I didn’t have any of those things, and look where I am now: totally chicken-less. (Not that correlation equals causation in this case. I just moved to a subdivision where feathery neighbors are frowned upon.)

#3: Telling Varied Stories 

I would have put funny chicken content on TikTok. I would’ve shared my business values on LinkedIn. And you can bet I would have published endless blog posts about good chicken-keeping habits. 

The point is that I would have told varied stories, especially through different kinds of social media content. Videos, GIFs, static images and text posts all create unique experiences for a potential customer — and, better yet, you can use this content to gather richer data on your social media benchmarks.

#4: Using SEO Appropriately

SEO and its more specialized sibling, local SEO, are loved by marketers and advertisers across the world. These tools don’t just help you increase website traffic by showing up in the right Google search queries; they also enable you to bring customers to you rather than the other way around. That’s called inbound marketing, and it makes your audience run to you like this:


Examples of Savvy SMB Content

It’s one thing to imagine SMB advertising and marketing; it’s another thing to see that strategy come to life. Here are a few examples of digital marketing that definitely would have been my inspiration if, y’know, any of it existed when I was 9:

FAQs – Fairly Reliable Bob’s

fairly reliables screenshot

Fairly Reliable Bob’s is a used car dealership in my hometown, and I would argue that its name alone is some of the best social marketing I’ve ever seen from a local business. Why? Because I can ask almost any of my Boise friends about “Fairly Reliable’s” and they’ll know what I mean.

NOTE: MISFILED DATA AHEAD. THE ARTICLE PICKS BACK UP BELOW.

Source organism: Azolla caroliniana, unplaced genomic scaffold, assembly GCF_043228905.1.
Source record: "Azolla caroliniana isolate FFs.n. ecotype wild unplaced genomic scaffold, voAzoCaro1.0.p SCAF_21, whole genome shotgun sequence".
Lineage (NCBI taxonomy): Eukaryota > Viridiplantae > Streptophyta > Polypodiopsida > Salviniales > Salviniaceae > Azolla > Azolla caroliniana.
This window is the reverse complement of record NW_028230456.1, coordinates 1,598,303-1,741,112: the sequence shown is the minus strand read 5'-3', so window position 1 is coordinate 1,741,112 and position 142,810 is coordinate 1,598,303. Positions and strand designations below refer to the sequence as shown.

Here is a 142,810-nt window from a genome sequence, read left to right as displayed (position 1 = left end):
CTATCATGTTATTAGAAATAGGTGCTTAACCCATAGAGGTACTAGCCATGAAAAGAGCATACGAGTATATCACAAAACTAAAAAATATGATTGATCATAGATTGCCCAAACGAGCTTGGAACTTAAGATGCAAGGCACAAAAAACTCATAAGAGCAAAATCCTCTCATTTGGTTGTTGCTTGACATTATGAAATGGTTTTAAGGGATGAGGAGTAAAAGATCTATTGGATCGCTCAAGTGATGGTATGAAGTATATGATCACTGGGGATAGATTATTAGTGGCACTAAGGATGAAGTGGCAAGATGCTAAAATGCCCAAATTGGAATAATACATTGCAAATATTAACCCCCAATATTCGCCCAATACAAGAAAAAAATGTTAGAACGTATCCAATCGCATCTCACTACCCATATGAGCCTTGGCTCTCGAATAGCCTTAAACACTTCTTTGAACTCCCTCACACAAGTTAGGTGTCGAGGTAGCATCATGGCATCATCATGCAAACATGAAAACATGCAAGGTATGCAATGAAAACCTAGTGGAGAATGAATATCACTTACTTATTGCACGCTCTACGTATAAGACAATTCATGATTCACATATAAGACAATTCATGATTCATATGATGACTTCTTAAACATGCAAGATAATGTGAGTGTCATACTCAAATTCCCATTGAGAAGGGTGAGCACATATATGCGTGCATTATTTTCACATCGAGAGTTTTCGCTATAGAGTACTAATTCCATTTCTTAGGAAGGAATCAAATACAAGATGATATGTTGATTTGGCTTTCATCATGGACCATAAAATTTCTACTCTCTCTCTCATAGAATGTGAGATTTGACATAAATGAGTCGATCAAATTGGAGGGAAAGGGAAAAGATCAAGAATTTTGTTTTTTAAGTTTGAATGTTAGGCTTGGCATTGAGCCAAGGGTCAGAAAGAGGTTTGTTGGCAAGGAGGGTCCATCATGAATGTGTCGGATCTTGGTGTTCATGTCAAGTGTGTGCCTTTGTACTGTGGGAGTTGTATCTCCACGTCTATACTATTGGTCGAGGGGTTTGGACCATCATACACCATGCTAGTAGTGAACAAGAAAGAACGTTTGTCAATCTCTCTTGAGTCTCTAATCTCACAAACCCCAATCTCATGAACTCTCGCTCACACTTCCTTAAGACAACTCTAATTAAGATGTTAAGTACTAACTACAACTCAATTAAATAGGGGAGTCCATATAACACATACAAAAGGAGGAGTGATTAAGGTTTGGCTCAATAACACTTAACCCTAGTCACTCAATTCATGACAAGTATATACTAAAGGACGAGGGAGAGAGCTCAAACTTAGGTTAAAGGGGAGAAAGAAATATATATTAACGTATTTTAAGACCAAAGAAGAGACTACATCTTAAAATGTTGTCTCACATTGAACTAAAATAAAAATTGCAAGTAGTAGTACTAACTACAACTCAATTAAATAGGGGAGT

But catchy name aside, Fairly Reliable Bob’s also has a solid FAQ page. This smart little piece of content marketing doesn’t just help a potential customer answer questions, thus saving time for sales folks; it also presents plenty of opportunities to get in touch with a real human if necessary. (Notice the chat bubble on the bottom right and the social media platform links on the left.)

Newsletter – Fresh Food Generation

fresh food generation screenshot

Located not too far from Brafton’s own home base in Boston, Massachusetts, this catering company starts off strong with a newsletter pop-up right on its home page. This invitation to connect via email marketing is made even more effective by the fact that it’s right on top of that mouth-watering background image. Way to go, web design team at Fresh Food Generation!

On top of that, this company has also taken advantage of a local media award — the 2023 Small Business of the Year Award — to share its position in the community.

Influencer Marketing – WeShopLocalEdinburgh

shop local screenshot

This Instagram account is a small business take on influencer marketing, helping local companies in Edinburgh, Scotland share digital advertising and marketing content. There are 2 ways to get inspiration from this example:

  1. Learn to connect with social marketing influencers in your area.
  2. Become an influencer yourself and make that your small business.

Either way, there’s plenty to learn from this approach.

Digital Product Booklet – New Zealand Tours

New Zealand Tours screenshot

You’ve probably perused a travel magazine or looked at a product booklet from your favorite store, but this New Zealand tour company combines the two in an eye-catching digital brochure. This is an effective marketing effort because it combines elements of customer self-service and graphic and web design, grabbing the target audience’s attention in more ways than one. Anybody want to explore Hobbiton with me?

Make SMB Marketing and Advertising Magic

My chicken farming days are behind me (for now), but I know I would have built an eggshell empire. All I needed was a little marketing and advertising magic — and although I can’t take advantage of it at the moment, you certainly can.

Sure, maybe you won’t jump into the deep end with billboard ads and become a Google Business Profile expert overnight. But you’ll have what you need — the know-how to build a solid marketing strategy and the dedication to win new customers.

Good luck, fellow SMB marketers and advertisers. Just remember this nugget of wisdom from my chickens: Don’t keep your story cooped up.